_+H_ (PC x) (PC y) = PC (x +A y)
_+H_ (PC x) (PX y ys) = PX (x +A y) ys
_+H_ (PX x xs) (PC y) = PX (x +A y) xs
_+H_ (PX x xs) (PX y ys) = PX (x +A y) (xs +H ys)
```

We can also implement scalar transformations over `Horner`

, which is exactly a monomorphic `fmap`

:

```
: {m : â} â (A â A) â Horner m â Horner m
scalMapHorner (PC x) = PC (f x)
scalMapHorner f (PX x xs) = PX (f x) (scalMapHorner f xs) scalMapHorner f
```

and finally, we can define multiplication over `Horner`

terms:

```
_*H_ : {m n : â} â Horner m â Horner n â Horner (m + n)
_*H_ (PC x) y = scalMapHorner (x *A_) y
_*H_ (PX {m} x xs) (PC y) = scalMapHorner (_*A y) (PX x xs)
_*H_ (PX {m} x xs) yy =
(x *A_) yy +H PX #0 (xs *H yy) scalMapHorner
```

The first two cases here are straightforward, just `scalMapHorner`

-multiply in the constant value and go on your way. The `PX-PX`

case is rather complicated however, but corresponds to the `*-+-distrib`

law:

`*-+-distrib : â x xs yy â (x + xs) * yy âĄ x * yy +A xs * yy`

We take advantage of the fact that we know `x`

is a scalar, by immediately multiplying it in via `scalMapHorner`

.

As alluded to earlier, all thatâs left is to show `evaluate`

-homomorphisms for `+H`

/`+A`

and `*H`

/`*A`

:

```
+A-+H-homo: â {m n} j k a
â evaluate {m} j a +A evaluate {n} k a âĄ evaluate (j +H k) a
*A-*H-homo: â {m n} j k a
â evaluate {m} j a *A evaluate {n} k a âĄ evaluate (j *H k) a
```

Thereâs nothing interesting in these proofs, itâs just three hundred ironic lines of tedious, boring proofs, of the sort that we are trying to automate away.

Given these, we can implement `construct-is-normal`

```
construct-is-normal: {N : â}
â (x : Poly N)
â (a : A)
â construct x a âĄ evaluate (normalize x) a
(con x) a = refl
construct-is-normal = refl
construct-is-normal var a (x :+ y) a
construct-is-normal rewrite construct-is-normal x a
| construct-is-normal y a
| +A-+H-homo (normalize x) (normalize y) a
= refl
(x :* y) a
construct-is-normal rewrite construct-is-normal x a
| construct-is-normal y a
| *A-*H-homo (normalize x) (normalize y) a
= refl
```

Nice!

The homomorphism proofs are left as an exercise to the reader, or you can go look at the code if you want to skip doing it.

My implementation isnât 100% complete, I still need to prove that `*H`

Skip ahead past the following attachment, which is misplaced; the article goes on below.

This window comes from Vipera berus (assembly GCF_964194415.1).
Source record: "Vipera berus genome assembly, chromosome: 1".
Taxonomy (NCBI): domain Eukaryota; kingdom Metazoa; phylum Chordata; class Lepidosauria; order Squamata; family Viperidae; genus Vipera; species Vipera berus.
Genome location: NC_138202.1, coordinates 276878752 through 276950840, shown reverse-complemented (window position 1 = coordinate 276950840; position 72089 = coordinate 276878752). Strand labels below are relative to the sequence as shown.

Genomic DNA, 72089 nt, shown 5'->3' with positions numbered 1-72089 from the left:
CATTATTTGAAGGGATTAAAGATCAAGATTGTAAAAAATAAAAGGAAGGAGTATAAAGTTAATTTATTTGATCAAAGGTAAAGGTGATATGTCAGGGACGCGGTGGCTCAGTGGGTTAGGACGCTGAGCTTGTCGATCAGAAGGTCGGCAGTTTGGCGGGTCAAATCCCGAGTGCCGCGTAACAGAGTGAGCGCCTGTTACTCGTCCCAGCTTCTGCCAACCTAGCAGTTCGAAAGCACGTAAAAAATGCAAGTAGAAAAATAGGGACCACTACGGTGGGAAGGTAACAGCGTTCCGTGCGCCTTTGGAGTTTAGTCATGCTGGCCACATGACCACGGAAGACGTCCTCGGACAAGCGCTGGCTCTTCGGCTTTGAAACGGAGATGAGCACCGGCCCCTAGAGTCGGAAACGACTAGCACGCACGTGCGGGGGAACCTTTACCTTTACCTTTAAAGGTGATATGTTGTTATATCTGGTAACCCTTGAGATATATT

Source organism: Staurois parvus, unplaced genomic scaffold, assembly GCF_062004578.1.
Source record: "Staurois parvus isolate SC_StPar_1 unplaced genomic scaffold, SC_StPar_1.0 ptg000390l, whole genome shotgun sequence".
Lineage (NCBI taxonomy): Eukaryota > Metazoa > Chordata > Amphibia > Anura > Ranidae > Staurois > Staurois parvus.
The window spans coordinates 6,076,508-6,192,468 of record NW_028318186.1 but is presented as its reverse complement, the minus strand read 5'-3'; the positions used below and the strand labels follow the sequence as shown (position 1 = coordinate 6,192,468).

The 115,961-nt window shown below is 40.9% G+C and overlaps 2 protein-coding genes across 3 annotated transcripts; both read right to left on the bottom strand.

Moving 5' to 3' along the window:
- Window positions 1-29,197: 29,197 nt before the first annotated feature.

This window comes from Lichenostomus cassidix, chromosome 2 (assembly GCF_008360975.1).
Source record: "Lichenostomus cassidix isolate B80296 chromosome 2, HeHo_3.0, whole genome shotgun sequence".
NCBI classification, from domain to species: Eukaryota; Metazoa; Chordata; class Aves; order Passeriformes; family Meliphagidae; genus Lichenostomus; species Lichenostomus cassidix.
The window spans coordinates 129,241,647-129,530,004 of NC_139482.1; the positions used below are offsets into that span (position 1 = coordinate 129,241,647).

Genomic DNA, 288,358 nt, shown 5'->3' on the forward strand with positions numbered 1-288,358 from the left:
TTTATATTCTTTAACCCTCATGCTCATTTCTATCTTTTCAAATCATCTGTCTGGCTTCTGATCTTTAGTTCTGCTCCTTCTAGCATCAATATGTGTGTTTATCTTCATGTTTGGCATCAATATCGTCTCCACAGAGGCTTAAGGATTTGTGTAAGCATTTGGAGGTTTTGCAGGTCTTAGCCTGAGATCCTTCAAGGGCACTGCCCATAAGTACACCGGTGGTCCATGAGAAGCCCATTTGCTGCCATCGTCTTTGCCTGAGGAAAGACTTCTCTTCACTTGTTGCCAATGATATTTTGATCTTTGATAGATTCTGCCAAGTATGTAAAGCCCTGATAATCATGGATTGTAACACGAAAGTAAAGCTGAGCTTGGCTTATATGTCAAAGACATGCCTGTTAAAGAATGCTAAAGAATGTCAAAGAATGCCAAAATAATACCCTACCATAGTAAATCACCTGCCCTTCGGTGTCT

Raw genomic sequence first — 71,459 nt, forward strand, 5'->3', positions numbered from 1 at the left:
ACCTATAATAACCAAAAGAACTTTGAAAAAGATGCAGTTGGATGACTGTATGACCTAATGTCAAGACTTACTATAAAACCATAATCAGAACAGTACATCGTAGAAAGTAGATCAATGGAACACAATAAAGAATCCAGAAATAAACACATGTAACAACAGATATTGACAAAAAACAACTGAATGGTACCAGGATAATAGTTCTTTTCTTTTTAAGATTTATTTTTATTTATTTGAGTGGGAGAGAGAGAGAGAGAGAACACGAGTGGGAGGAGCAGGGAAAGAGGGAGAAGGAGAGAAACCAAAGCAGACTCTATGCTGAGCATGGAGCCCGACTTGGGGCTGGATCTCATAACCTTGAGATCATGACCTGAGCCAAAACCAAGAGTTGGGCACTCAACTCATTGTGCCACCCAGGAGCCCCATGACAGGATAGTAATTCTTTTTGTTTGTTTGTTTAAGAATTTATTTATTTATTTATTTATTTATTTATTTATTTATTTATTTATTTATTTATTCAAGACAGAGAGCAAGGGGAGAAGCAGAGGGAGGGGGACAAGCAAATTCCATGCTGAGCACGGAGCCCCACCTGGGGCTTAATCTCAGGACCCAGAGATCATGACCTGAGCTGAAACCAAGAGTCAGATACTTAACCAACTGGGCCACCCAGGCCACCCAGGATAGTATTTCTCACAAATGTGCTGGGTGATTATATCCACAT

is commutative:

`: â j k â j *H k âĄ k *H j *H-comm `

which shouldnât be hard, because it *is* commutative. Unfortunately, Agda has gone into hysterics, and wonât even typecheck the type of `*H-comm`

, because it canât figure out that `m + n = n + m`

(the implicit indices on the result of `*H`

). As far as I can tell, there is no easy fix here; thereâs some weird `cong`

-like thing for types called `subst`

, but it seems to infect a program and push these weird-ass constraints everywhere.

This is extremely frustrating, because itâs literally the last thing to prove after 300 grueling lines of proof. And itâs also true and isnât even hard to show. Itâs just that I canât get Agda to accept the type of the proof because itâs an idiot that doesnât know about additive commutativity. After a few hours of fighting with getting this thing to typecheck, I just said fuck it and postulated `*H-comm`

.

Stupid Agda.

If you know what Iâve done wrong to deserve this sort of hell, please let me know. It would be nice to be able to avoid problems like this in the future, or resolve them with great ease.

So, thatâs it! Modulo a postulate, weâve managed to implement a ring-solver by showing the equivalence of three different representations of the same data. Just to convince ourselves that it works:

```
: Poly 2
test-a = (var :+ con #1) :* (var :+ con #1)
test-a
: Poly 2
test-b = var :* var :+ two :* var :+ con #1
test-b where
= con #1 :+ con #1
two
success: (x : A)
â (x +A #1) *A (x +A #1) âĄ (x *A x) +A (#1 +A #1) *A x +A #1
= solve test-a test-b refl x success x
```

which Agda happily accepts!

I donât exactly know offhand how to generalize this to multivariate polynomials, but I think the trick is to just find a normal form for them.

As usual, the code for this post is available on Github.

]]>So anyway, today weâre looking at codata. Whatâs that? Essentially, lazy records. By virtue of being lazy, Haskell makes the differentiation between data and codata rather hard to spot. The claim is that functional languages are big on data, object-oriented languages really like codata, and that everything you can do with one can be emulated by the other, which is useful if youâd like to compile FP to OOP, or vice versa.

Codata, like the name implies, have a lot of duals with regular olâ data. The paper introduces a bunch of parallels between the two: